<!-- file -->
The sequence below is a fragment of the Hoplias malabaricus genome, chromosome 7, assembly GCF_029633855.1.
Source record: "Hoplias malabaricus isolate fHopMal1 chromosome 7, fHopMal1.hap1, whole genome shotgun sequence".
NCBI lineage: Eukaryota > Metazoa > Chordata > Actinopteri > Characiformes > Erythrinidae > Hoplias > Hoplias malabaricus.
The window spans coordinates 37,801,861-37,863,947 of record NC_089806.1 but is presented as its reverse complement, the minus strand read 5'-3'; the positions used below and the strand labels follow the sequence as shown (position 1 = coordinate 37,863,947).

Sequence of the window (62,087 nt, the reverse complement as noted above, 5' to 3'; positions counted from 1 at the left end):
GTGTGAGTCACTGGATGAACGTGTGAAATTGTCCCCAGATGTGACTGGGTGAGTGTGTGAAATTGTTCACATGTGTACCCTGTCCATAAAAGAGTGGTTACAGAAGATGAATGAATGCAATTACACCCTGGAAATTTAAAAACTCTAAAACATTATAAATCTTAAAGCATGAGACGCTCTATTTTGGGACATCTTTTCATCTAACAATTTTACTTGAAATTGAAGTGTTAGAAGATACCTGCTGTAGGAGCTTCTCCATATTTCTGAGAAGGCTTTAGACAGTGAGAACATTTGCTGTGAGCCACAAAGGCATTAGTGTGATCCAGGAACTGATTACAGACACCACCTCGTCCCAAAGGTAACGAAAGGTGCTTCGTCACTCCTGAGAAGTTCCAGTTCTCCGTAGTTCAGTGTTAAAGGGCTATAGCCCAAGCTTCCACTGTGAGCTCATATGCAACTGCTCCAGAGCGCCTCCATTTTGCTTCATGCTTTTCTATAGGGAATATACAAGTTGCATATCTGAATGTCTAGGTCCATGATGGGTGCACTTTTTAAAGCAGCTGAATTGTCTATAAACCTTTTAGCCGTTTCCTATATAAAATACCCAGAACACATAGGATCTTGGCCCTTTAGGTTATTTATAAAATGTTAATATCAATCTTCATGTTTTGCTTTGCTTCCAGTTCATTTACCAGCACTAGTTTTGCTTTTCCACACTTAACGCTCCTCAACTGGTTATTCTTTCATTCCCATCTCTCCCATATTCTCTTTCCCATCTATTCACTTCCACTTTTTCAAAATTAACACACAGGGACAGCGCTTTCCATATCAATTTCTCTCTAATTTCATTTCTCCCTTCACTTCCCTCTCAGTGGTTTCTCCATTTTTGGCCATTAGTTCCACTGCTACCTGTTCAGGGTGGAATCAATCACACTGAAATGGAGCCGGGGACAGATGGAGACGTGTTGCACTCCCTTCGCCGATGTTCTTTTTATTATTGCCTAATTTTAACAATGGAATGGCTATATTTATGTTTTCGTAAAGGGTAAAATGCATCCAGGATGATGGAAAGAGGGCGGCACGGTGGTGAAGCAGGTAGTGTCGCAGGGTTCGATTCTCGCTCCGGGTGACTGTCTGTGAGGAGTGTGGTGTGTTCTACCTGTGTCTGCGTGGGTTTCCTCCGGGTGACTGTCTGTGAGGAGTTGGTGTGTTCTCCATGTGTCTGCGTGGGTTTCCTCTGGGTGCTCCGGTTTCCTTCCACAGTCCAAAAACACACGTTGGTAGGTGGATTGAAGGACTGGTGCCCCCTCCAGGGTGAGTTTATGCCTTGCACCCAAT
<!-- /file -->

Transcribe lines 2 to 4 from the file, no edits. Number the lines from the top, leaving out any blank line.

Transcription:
Source record: "Hoplias malabaricus isolate fHopMal1 chromosome 7, fHopMal1.hap1, whole genome shotgun sequence".
NCBI lineage: Eukaryota > Metazoa > Chordata > Actinopteri > Characiformes > Erythrinidae > Hoplias > Hoplias malabaricus.
The window spans coordinates 37,801,861-37,863,947 of record NC_089806.1 but is presented as its reverse complement, the minus strand read 5'-3'; the positions used below and the strand labels follow the sequence as shown (position 1 = coordinate 37,863,947).